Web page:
Two Oceans Marathon go-ahead after apology to church leaders for Easter Sunday date clash
The City of Cape Town has given the Two Oceans Marathon the green light after talks between the race organisers and frustrated church leaders.
At the eleventh hour, the City of Cape Town has issued the final race permit for the Two Oceans Marathon which is to take place over the Easter weekend.
Whether the iconic race would proceed as planned was up in the air until Wednesday, 13 April 2022. This was because congregations in the southern town of Fish Hoek, Western Cape, bemoaned the fact that it is set to take place on a Sunday, and not just any Sunday — Easter Sunday.
Fish Hoek is one of the towns runners will pass through to get to the finish line in Rondebosch. However, after what the city labelled “extensive dialogue” between the parties, the race is set to proceed as scheduled.
“After extensive, albeit belated, efforts by the race organisers to properly consult affected churches, there is now a clear traffic plan for churches that will ensure Easter services can go ahead,” said the City of Cape Town in a statement confirming the granting of an event permit on Wednesday.
“The City of Cape Town recognises the importance of religious institutions in our society and respects the constitutional rights of Christians honouring their faith by attending church services on Easter, as well as other faith-based activities that may be taking place during this weekend,” the statement continued.
“To mitigate the impact on any worshippers or other individuals going about their business, the city’s traffic services will work with marathon marshals to ensure worshippers are able to gain access to intersections along the route and ensure they are not unreasonably restricted in reaching their properties or places of business at all times.”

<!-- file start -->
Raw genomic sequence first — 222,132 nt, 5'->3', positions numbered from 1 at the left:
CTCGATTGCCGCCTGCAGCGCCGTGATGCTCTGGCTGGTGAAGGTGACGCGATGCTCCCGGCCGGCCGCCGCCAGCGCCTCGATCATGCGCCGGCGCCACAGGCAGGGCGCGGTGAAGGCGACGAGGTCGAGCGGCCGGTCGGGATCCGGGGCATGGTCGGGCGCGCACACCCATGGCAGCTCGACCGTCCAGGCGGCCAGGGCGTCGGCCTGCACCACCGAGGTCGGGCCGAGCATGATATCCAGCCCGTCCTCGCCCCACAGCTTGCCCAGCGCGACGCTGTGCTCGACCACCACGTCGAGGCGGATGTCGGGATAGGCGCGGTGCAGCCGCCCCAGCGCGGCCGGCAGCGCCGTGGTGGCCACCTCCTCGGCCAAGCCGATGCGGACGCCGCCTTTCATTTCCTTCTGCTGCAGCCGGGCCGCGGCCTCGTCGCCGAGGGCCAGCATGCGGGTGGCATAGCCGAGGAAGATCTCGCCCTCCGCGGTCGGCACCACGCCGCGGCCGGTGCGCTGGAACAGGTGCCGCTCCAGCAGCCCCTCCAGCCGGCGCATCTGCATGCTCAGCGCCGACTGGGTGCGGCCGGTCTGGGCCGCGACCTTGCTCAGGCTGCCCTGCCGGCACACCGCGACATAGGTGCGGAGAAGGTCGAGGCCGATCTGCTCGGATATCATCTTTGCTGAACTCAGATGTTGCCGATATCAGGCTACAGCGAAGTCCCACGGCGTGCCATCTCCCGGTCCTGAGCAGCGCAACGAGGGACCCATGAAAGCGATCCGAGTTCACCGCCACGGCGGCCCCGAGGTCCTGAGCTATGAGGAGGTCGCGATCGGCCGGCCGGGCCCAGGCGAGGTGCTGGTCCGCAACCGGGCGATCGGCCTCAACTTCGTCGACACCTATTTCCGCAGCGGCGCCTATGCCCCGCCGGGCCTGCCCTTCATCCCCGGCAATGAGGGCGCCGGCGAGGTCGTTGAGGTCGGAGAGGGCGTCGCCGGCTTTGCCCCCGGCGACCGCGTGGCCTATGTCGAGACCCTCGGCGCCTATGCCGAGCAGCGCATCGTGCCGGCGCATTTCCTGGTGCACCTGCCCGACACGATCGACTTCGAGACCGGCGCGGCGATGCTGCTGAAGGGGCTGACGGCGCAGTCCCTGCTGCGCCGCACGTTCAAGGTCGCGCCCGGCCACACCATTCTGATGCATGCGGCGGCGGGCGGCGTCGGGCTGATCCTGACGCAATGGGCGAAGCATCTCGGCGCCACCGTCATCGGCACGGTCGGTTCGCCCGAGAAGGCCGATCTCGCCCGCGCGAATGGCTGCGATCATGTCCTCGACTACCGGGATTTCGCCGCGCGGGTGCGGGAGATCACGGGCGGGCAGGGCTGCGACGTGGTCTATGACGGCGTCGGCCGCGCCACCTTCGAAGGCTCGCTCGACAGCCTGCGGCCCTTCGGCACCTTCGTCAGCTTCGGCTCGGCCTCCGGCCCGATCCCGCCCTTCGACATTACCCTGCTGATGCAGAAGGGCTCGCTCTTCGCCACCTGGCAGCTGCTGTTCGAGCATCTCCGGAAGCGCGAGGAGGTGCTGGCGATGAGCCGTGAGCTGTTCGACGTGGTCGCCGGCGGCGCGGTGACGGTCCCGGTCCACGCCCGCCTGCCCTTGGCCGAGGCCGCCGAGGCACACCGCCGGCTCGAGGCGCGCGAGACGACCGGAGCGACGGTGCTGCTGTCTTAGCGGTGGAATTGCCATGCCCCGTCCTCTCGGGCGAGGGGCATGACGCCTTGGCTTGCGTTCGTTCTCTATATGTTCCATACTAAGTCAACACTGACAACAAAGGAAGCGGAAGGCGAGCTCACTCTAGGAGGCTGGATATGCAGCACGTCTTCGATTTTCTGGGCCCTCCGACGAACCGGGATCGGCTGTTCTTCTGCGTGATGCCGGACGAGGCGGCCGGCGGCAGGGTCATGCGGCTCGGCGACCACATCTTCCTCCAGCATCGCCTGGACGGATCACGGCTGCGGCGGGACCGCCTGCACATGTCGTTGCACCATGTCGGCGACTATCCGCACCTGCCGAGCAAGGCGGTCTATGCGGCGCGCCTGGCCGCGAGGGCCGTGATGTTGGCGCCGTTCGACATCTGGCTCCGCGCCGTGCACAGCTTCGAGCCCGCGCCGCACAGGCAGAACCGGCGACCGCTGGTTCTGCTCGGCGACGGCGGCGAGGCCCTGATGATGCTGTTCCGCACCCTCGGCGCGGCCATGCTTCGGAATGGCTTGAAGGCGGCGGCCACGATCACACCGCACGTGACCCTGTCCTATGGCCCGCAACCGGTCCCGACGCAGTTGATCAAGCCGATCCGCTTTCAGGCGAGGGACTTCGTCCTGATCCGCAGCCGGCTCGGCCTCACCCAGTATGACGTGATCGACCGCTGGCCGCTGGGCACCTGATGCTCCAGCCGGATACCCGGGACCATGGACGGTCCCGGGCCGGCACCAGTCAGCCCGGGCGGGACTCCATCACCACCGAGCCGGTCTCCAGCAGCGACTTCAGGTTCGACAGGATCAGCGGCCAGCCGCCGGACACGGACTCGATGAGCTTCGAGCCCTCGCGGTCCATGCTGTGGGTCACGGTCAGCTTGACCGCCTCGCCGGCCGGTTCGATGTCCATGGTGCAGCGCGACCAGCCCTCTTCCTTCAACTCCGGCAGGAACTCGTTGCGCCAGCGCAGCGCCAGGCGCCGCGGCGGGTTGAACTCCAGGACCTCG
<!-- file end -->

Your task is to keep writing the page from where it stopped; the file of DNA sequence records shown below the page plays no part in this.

Fish Hoek Presbyterian reverend, Michael Muller, speaking on behalf of a group of churches in Fish Hoek, told Daily Maverick on Wednesday that they had begrudgingly conceded to the race proceeding as planned:
“They [the race organisers] have committed to that [it will never happen on Easter Sunday again]. We’re unhappy that it’s happening any way. I don’t think we’re going to change our view on the fact it makes us unhappy.” But the organisers had committed to ensuring that the race had as little impact on churchgoers as possible on Easter Sunday, he said.
Traditionally, the race takes place on a Saturday. However, the organisers said that this year they had to split the half-marathon and ultra-marathon races over Saturday and Sunday in order to comply with Covid-19 restrictions still in place.
“The decision to split the annual event over two days over the Easter weekend has had unintended consequences on an important day for the Christian community, for which we sincerely apologise,” the race organisers said.
“This was done to ensure the safety of all runners, suppliers and staff involved in the event, to meet the necessary compliance mandates required by the Covid-19 Risk Management Strategy; and to allow both races to start early so that roads that had been closed could be reopened as early as possible.”
Additionally, the Two Oceans Marathon board has committed to moving the event from the Easter weekend in future.
“They’ve apologised about the fact that it’s been a huge oversight on their part to even think of Easter Sunday. It’s the most important day in the Christian calendar. There are many things it will affect. Like early-morning services,” said Muller. DM